BLUF*: For the pulse oximeter’s O2 saturation reading to be valid, the device must also be consistently identifying the patient’s pulse. If the pulse waveform or notation isn’t steady, the oxygen reading isn’t valid.
Fingertip oxygen saturation monitors are small, lightweight (most weighing less than 2 ounces), and convenient ways to monitor a causality’s oxygen saturation in tactical and austere environments.
The convenience of placing a small monitor on a casualty’s finger and rapidly determining their heart rate and O2 saturation is compelling. Blast-lung type injuries and clinically significant pneumothorax is much easier to diagnose if you know the casualty’s oxygen levels are low.
In a mass casualty event, an untrained rescuer could help triage efforts by moving from victim to victim, calling out heart rates and saturations to a trained provider, markedly increasing awareness on who might need care next.
However, like any piece of equipment, you need to know how to use it and when it fails.
Oxygen saturation is determined by shining red and infrared light through the arterial blood in a finger. Light absorption between oxygenated and unoxygenated blood is different. Specifically, hemoglobin, the protein on red blood cells that binds oxygen, absorbs more infrared light but allows red light to pass through. Deoxygenated hemoglobin does the opposite. This allows the monitor to determine what percentage of the patient’s arterial hemoglobin is actually carrying oxygen. Normally, with healthy lungs, it should be 97 to 100%.
By only measuring arterial blood flow, the monitor also determines the casualty’s heart rate. This can lead to erroneous readings if the monitor has difficulty identifying the patient’s finger arterial flow because of hypoperfusion, vasoconstriction, a highly calloused finger, and fingernail polish, skin pigmentation, movement, etc.
If the monitor isn’t consistently identifying the patient’s pulse, the oxygen saturation generated can’t be relied upon as accurate. Some higher quality monitors have built-in filters to assist in reading arterial flow in these challenging environments. Low quality and inexpensive monitors will give highly inaccurate readings in these situations if they give any reading at all.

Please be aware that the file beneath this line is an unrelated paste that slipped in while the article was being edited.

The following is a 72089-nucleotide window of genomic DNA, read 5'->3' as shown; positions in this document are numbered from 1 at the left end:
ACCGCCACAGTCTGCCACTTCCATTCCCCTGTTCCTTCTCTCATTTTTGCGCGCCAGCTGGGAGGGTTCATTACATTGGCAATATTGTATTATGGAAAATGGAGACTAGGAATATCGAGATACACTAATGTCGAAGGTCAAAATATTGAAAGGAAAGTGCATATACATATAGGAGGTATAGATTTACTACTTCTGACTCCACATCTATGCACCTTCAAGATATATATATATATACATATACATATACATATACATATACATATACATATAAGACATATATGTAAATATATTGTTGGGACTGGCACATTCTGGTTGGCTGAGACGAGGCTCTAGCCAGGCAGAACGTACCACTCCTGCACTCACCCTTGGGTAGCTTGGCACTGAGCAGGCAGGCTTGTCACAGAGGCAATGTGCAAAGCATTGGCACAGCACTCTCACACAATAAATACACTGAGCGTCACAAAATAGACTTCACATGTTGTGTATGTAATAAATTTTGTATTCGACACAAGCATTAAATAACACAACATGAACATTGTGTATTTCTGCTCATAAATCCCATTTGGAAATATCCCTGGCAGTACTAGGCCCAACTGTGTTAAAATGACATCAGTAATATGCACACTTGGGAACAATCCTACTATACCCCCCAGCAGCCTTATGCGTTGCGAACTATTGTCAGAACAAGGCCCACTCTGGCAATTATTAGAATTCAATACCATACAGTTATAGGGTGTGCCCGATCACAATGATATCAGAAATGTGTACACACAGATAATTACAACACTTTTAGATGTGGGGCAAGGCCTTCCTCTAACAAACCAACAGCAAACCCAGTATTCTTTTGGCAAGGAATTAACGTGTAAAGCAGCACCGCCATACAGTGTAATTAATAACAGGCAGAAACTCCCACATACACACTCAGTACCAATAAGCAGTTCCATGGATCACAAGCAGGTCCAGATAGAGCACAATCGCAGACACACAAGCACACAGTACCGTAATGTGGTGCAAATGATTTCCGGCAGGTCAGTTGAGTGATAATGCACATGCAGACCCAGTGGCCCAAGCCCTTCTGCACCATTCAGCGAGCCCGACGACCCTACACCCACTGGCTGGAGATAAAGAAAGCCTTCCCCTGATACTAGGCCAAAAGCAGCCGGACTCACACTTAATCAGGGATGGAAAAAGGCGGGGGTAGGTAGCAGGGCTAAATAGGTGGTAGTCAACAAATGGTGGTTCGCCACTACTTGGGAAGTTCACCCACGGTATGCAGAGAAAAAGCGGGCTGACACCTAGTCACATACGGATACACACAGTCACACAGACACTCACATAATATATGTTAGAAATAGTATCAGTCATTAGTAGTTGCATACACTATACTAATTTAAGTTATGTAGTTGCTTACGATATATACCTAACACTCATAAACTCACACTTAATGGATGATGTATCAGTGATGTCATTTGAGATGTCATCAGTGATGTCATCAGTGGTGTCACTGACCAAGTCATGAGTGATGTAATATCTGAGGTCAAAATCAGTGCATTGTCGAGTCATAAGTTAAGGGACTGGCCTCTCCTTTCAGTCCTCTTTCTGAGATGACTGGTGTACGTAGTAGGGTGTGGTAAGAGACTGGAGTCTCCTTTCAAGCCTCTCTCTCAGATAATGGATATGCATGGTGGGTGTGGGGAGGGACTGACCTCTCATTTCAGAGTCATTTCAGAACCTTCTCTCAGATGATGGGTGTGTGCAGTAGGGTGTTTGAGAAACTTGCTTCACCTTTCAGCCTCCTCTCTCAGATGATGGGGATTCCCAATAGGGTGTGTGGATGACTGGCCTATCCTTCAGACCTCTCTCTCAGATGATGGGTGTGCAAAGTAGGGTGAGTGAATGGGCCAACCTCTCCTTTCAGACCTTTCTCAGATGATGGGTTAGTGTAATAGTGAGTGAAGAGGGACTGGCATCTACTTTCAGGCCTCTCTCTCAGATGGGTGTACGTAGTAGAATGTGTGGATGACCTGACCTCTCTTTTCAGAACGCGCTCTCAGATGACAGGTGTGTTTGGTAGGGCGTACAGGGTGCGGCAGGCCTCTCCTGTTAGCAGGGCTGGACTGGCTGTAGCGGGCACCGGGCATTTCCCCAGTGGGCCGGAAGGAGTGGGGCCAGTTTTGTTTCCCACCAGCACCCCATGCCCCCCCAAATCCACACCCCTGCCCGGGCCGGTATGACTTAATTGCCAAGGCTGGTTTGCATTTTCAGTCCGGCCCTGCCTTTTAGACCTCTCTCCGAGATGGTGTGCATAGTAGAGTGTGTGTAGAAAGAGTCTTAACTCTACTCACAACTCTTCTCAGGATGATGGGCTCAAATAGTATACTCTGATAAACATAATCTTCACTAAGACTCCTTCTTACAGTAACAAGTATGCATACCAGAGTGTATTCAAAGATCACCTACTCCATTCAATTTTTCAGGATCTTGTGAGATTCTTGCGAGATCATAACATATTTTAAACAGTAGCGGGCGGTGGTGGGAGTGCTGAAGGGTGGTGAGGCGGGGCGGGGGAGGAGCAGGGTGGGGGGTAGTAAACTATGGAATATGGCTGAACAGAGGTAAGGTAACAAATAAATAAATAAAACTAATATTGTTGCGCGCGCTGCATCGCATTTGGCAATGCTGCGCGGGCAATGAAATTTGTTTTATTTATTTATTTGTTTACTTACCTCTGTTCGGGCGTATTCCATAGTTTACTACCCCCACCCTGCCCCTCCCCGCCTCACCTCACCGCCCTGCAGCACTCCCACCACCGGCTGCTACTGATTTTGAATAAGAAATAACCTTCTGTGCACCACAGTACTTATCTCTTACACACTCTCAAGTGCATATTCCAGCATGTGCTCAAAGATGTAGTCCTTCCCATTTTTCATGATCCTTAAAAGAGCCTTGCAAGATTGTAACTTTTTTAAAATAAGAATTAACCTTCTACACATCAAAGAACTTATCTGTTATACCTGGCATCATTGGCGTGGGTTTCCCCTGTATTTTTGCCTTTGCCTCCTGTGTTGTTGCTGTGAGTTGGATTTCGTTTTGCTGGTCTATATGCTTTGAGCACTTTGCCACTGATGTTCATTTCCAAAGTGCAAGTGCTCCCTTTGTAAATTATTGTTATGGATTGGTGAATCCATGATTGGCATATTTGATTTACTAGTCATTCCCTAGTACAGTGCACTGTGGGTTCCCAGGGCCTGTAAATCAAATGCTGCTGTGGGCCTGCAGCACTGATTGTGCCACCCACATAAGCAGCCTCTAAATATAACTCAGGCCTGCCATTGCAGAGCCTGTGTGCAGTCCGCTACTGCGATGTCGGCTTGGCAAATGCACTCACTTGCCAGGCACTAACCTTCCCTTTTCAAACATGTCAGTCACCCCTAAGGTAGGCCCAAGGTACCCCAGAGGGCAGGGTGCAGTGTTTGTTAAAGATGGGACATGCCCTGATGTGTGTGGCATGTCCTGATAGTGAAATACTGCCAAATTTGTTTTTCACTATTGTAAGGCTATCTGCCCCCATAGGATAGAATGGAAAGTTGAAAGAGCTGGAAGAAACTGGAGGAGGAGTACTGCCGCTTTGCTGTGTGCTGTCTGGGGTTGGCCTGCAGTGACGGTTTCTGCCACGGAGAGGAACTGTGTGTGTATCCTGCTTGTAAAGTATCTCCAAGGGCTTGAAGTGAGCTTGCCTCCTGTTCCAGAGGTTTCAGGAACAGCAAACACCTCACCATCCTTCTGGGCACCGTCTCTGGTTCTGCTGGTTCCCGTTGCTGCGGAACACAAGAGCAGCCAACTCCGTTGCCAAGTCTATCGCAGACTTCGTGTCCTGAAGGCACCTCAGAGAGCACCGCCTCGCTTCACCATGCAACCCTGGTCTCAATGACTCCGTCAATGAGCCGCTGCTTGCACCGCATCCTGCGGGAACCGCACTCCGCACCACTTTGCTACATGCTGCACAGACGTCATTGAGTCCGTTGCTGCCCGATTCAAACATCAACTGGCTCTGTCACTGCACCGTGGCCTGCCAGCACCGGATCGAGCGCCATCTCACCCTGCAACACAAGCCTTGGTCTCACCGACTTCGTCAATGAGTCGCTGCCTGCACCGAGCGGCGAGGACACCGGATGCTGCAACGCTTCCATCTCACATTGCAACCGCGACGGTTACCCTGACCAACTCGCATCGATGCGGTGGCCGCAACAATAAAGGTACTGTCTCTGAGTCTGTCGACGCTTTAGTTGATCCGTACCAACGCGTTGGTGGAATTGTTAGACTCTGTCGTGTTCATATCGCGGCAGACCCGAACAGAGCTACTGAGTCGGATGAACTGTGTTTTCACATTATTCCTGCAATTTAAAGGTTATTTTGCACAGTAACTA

Even if the fingertip pulse oximeter is reading correctly, you need to know the device’s accuracy. The FDA considers the Nonin 9550 finger pulse oximeter to be the gold standard fingertip device. Nonin developed this technology over 25 years ago. It is made in the USA and the only fingertip device approved by the US military for use on aircraft, if that matters to you. (Note: The Nonin 9590 is the civilian version of the 9550, as recommended by Nonin. It is substantially cheaper, but unless you need a military aircraft worthiness rating, it is functionally the same.)
Even this professional-grade fingertip oximeter reads + or – 2%. Though this may not seem much of an issue, an O2 saturation reading of 95% might actually be a saturation of 93% or 97%. The first is low and concerning while the other is entirely normal. Despite that, these devices provide insight into a casualty’s oxygenation status in a way physical observation can’t.
Many commercial models are not UL-approved as medical devices, but rather for “sports use.” These devices are much less accurate. Even some “FDA approved” medical devices lack adequate accuracy.
As the popularity of these fingertip monitors has increased with the presence of Covid in the community, we routinely see people noting unreliable readings on cheap Amazon-bought fingertip pulse oximeters. We have repeatedly advised against buying medical devices and life-saving tools on Amazon due to the prevalence of unreliable and counterfeit products.
If you are going to make medical management decisions based on the pulse-ox reading, it should be from one officially approved as a medical device with known accuracy. As always, you should be treating the patient, not the device, but a reliable O2 saturation monitor can help you make management decisions faster and more reliably.
*For those unfamiliar with this term, BLUF is “Bottom Line Up Front,”